There have been question marks as to whether left-arm spinner Kuldeep Yadav may lose his place in the eleven due to recent below-par displays (as fellow twirler Yuzvendra Chahal did for their last game, against Sri Lanka). If so, the pressure may lie with either Chahal, if recalled, or experienced all-rounder Ravindra Jadeja to provide a threat with their slow bowling.

Key man - Virat Kohli

Although an obvious choice, it cannot be underestimated just the importance of captain Kohli to his side. His frankly ridiculous ODI average of 59.70 highlights his capabilities, and whether setting a target or chasing he is the man of which all hopes lie upon. Is yet to reach three figures in the tournament thus far, though - a fact he will be desperate to change in this game.

New Zealand

Top CWC19 runscorer - Kane Williamson (491)

Top CWC19 wicket taker - Lockie Ferguson (17)

Group stage results:

Sri Lanka - Won by ten wickets

Bangladesh - Won by two wickets

Afghanistan - Won by seven wickets

India - Match abandoned

South Africa - Won by four wickets

West Indies - Won by five runs

Pakistan - Lost by six wickets

Australia - Lost by 86 runs

England - Lost by 119 runs

Team News

The Kiwis are hopeful that firecracker fast bowler Lockie Ferguson can recover from a tight groin that prevented him from taking the field against England. The 28-year-old has been a real star for his country in the tournament, providing express pace to trouble the world's best batsmen and taking 17 wickets whilst doing so.

If, as expected, he is fit, then he will likely come in for Tim Southee, who did not impress when he deputised for Ferguson, with figures of 9-0-70-1.

Henry Nicholls will likely continue to partner the horribly out of form Martin Guptill at the top of the order, Nicholls having come in for the also run-dry Colin Munro prior to their match against Australia. The experienced Guptill has mustered only 166 runs at an average of 18.4 so far in the tournament - and will be desperate to produce a big score for his country when it counts most.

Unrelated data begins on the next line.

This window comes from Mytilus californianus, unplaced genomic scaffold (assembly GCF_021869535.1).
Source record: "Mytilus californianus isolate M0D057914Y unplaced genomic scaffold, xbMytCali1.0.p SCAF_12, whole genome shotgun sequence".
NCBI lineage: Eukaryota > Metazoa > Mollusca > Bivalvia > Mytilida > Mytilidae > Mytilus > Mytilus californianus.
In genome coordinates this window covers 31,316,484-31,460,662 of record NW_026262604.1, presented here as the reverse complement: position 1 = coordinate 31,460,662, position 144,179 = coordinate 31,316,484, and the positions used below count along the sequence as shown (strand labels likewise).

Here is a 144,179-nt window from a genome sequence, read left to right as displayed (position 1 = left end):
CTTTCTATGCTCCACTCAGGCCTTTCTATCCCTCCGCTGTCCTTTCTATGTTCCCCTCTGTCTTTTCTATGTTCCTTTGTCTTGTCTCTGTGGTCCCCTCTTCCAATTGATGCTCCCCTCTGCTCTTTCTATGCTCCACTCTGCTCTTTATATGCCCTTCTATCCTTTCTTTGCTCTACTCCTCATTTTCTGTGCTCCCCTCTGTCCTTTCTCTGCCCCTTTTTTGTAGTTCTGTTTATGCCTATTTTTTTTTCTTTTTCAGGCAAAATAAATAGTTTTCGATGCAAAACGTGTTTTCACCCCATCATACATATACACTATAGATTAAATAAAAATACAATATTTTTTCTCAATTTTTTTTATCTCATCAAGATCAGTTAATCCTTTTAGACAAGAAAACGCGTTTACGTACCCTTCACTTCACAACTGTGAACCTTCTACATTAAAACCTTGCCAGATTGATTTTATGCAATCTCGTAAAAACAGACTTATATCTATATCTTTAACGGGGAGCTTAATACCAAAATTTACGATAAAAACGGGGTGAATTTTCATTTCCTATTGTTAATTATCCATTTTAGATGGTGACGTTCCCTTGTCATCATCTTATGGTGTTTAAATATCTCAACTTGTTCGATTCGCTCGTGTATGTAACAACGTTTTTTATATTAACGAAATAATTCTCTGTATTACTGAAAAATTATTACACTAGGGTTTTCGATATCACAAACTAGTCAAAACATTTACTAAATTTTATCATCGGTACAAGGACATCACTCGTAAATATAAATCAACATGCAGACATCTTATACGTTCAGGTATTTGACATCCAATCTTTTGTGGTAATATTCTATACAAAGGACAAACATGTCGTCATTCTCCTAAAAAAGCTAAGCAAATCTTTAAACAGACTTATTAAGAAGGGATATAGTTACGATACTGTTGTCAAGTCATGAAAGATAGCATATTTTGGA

Key man - Kane Williamson

As is the case with their opponents in this match, this moniker falls to their captain and best batsman. Kane Williamson is the glue that holds their batting order together, and is on Kohli's coattails when it comes to global batting superstars in all formats of the game. 

He has scored his runs at a stupendous average of 96.20 - the best in the tournament -  so far, and got his country over the line in a nail-biting finish against South Africa at Edgbaston, whilst also notching a classy hundred against West Indies at Old Trafford in a fellow last-over showdown. If he falls early, you sense his country's hopes fall with him.

Last time out

The teams are yet to take to the field against one another in the tournament, with their scheduled meeting at Trent Bridge on 13 June falling foul of the weather without a ball being bowled.


India's overall strength, supreme confidence and above all vast experience in high-pressure situations will allow them to progress through to the final at Lord's on 14 July.

New Zealand has played some poor cricket recently, and expecting them to alter this in the face of such a strong Indian side is a task too daunting.